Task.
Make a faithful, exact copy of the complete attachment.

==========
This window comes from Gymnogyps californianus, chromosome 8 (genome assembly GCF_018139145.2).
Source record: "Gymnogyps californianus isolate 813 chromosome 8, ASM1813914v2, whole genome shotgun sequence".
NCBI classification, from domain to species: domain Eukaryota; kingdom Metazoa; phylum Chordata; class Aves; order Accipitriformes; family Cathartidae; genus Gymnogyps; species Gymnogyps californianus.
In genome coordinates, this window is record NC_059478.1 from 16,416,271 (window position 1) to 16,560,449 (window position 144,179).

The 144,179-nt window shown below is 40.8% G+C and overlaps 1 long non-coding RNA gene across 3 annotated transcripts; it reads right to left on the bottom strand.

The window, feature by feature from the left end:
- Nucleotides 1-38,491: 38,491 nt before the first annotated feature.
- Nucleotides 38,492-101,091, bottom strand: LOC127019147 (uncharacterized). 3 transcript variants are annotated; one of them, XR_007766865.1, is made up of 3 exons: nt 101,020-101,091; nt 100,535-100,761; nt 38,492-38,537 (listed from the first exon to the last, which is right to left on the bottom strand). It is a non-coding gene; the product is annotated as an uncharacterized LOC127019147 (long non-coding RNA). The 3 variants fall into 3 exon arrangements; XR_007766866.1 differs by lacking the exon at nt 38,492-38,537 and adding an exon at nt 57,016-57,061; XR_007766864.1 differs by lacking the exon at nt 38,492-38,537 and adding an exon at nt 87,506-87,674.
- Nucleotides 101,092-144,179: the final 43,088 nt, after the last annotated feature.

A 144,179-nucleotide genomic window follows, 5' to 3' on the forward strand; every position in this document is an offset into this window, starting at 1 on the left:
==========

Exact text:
This window comes from Gymnogyps californianus, chromosome 8 (genome assembly GCF_018139145.2).
Source record: "Gymnogyps californianus isolate 813 chromosome 8, ASM1813914v2, whole genome shotgun sequence".
NCBI classification, from domain to species: domain Eukaryota; kingdom Metazoa; phylum Chordata; class Aves; order Accipitriformes; family Cathartidae; genus Gymnogyps; species Gymnogyps californianus.
In genome coordinates, this window is record NC_059478.1 from 16,416,271 (window position 1) to 16,560,449 (window position 144,179).

The 144,179-nt window shown below is 40.8% G+C and overlaps 1 long non-coding RNA gene across 3 annotated transcripts; it reads right to left on the bottom strand.

The window, feature by feature from the left end:
- Nucleotides 1-38,491: 38,491 nt before the first annotated feature.
- Nucleotides 38,492-101,091, bottom strand: LOC127019147 (uncharacterized). 3 transcript variants are annotated; one of them, XR_007766865.1, is made up of 3 exons: nt 101,020-101,091; nt 100,535-100,761; nt 38,492-38,537 (listed from the first exon to the last, which is right to left on the bottom strand). It is a non-coding gene; the product is annotated as an uncharacterized LOC127019147 (long non-coding RNA). The 3 variants fall into 3 exon arrangements; XR_007766866.1 differs by lacking the exon at nt 38,492-38,537 and adding an exon at nt 57,016-57,061; XR_007766864.1 differs by lacking the exon at nt 38,492-38,537 and adding an exon at nt 87,506-87,674.
- Nucleotides 101,092-144,179: the final 43,088 nt, after the last annotated feature.

A 144,179-nucleotide genomic window follows, 5' to 3' on the forward strand; every position in this document is an offset into this window, starting at 1 on the left: